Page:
DEERFIELD, Ill. — More than 50 Walgreens community specialty pharmacies have been designated as cancer-specialized locations, according to the company, which noted that those facilities are led by pharmacists and pharmacy technicians with advanced cancer care training and knowledge, including medication management and patient support.
Walgreens said that the cancer-specialized pharmacies help patients access to, afford and stay on their medication while helping transition them into survivorship care. In addition, pharmacists and technicians work with other health care providers to help manage any medication side effects and can also help patients find financial assistance if they need it, according to the company.
“We are continually looking for ways to better support and educate our cancer patients on their medication regimens while helping to improve their quality of care,” said Matthew Farber, senior director for oncology disease state management at Walgreens. “With the continued advances in new oral therapies for cancer care, our pharmacists at these specialty locations are playing an integral role in working with patients’ physicians, nurses, social workers and financial counselors.”
Walgreens’ oncology clinical programs are designed to engage patients and help them surmount any medication adherence obstacles during their treatment, the company said, adding that its oncology clinical pharmacy staff collaborate with patients’ health care teams to address any clinical and communication gaps that may emerge.
“It is increasingly the case that a pharmacist — either over the phone, in person, or via a mobile or web chat — will have the last conversation with a patient prior to the initiation of their oral therapies,” Farber explained. “This offers a tremendous opportunity for our cancer-specialized pharmacies to help ensure the success of a patient’s treatment regimen.”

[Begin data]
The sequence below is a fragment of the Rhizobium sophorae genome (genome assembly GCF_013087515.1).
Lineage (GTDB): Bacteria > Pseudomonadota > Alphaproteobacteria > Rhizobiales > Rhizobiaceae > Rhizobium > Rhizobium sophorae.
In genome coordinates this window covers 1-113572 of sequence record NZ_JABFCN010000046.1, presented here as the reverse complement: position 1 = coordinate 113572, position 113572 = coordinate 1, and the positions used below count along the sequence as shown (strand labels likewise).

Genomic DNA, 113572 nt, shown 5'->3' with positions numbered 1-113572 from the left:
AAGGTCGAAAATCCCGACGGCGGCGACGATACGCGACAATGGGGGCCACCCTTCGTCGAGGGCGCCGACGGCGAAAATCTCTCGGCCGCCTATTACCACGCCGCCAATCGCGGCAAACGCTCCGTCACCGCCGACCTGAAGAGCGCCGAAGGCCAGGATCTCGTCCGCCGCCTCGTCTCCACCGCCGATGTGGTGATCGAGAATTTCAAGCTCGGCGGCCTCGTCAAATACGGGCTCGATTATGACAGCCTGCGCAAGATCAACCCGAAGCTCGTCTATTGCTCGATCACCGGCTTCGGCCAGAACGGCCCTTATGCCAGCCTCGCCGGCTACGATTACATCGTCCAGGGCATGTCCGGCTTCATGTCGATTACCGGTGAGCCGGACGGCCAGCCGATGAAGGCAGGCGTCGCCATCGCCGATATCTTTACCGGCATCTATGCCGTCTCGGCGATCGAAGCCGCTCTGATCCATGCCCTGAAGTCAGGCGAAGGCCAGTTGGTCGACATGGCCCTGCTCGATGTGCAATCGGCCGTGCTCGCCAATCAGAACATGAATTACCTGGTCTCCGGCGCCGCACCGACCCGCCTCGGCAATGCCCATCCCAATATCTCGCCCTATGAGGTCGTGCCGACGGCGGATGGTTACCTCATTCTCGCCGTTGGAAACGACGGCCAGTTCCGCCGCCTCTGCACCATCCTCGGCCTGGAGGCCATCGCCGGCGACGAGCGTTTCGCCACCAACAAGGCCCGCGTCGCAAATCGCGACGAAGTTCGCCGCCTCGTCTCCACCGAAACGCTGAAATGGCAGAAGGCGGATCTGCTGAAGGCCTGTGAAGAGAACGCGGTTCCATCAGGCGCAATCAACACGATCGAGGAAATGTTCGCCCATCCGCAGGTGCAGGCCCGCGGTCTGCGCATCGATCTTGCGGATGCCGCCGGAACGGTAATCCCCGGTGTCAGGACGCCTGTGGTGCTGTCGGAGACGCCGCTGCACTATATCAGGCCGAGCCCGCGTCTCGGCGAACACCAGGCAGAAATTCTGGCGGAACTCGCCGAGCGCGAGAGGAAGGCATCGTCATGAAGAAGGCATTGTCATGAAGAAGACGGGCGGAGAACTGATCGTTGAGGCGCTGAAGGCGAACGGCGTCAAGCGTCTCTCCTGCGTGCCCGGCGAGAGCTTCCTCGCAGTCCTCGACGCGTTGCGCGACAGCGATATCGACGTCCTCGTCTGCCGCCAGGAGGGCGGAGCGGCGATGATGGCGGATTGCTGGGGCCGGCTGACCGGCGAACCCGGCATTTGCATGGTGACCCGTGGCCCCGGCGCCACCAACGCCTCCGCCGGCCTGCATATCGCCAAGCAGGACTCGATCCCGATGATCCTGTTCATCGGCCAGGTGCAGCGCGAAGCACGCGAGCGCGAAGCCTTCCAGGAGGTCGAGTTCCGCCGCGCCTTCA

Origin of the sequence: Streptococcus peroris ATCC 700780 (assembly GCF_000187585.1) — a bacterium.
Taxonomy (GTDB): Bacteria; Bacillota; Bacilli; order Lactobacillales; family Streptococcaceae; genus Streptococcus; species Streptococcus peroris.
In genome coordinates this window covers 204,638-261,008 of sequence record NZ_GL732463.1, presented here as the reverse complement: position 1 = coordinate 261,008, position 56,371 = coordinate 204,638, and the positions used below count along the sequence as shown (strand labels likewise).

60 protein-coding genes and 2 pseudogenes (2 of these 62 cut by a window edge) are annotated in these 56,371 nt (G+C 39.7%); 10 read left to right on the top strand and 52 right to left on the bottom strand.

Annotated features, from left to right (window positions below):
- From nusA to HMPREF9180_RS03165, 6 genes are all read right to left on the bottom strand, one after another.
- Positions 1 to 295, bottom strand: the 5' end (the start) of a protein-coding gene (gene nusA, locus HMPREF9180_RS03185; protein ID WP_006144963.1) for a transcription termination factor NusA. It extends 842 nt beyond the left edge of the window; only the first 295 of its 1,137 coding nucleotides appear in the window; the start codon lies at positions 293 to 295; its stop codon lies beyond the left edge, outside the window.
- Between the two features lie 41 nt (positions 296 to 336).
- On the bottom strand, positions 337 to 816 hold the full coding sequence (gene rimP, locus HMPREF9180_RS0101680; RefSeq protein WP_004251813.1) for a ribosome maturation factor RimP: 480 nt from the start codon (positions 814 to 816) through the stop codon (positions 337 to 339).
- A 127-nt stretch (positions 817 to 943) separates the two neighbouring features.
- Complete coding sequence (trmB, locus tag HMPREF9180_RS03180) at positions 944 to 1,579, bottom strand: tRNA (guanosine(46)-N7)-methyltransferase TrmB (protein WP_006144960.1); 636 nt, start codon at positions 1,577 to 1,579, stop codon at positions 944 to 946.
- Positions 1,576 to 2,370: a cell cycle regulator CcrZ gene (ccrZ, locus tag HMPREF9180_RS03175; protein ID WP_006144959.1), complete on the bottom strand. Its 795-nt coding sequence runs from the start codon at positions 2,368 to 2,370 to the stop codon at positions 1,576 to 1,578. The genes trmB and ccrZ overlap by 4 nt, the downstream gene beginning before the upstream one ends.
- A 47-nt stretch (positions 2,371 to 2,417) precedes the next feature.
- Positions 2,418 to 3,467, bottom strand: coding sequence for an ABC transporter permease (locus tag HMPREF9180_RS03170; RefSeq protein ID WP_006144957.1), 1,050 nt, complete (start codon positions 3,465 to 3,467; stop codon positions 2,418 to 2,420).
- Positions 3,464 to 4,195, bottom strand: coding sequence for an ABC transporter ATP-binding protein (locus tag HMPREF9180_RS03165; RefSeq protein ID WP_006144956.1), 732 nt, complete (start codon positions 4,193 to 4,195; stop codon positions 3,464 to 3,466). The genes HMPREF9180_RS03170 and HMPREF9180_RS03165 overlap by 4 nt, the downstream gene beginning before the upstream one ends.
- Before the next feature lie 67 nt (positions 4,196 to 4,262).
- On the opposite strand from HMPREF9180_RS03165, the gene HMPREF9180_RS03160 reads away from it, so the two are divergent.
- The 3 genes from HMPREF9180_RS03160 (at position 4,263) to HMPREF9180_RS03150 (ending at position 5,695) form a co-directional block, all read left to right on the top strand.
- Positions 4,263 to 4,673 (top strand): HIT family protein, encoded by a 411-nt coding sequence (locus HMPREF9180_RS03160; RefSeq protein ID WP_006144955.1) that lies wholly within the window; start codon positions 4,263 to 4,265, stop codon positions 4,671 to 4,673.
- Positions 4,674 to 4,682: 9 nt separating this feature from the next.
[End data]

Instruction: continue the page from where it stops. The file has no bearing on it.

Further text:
In its announcement of the new cancer-specialized pharmacy designations, Walgreens noted that the pharmacy staff members at those locations have completed a cancer-focused curriculum of advanced education courses, including courses devoted to colorectal, lung, prostate and breast cancer plus such blood cancers as leukemia, lymphomas, multiple myeloma, myeloproliferative neoplasms and myelodysplatic syndrome.
For example, the Leukemia and Lymphoma Society (LLS) developed clinical training courses, resources and certification for Walgreens specialty pharmacists and technicians. LLS will award blood cancer certifications to Walgreens cancer-specialized pharmacies when staff complete their blood cancer courses, which focus on the latest evidence-based standards and guidelines for care.
That educational initiative is part of an ongoing collaboration with LLS, according to Walgreens, which said that a key goal has been to implement an education and training program to enhance pharmacists’ knowledge of blood cancers and treatments as part of the overall cancer care continuum.
“Our programs, priorities and policies are driven by what is right for patients,” stated Louis DeGennaro, president and chief executive officer of the LLS. “In collaboration with Walgreens, we are making an impact on the health care of the more than 1.2 million people in the U.S. living with or in remission from a blood cancer.”
Pharmacy staff at the Walgreens cancer-specialized pharmacies also have completed a breast cancer curriculum developed by the Oncology Nursing Society and tailored for Walgreens pharmacists; a prostate and colorectal cancer curriculum developed by Pharmacy Times Continuing Education; and a lung cancer course that was devised by Advanced Studies in Medicine and its University of Tennessee Advance Studies in Pharmacy initiative.
Walgreens plans to offer more education courses from some of these organizations, as well as from other cancer experts and educators, including the National Association of Specialty Pharmacy and ProCE Inc., a continuing pharmacy and medical education firm.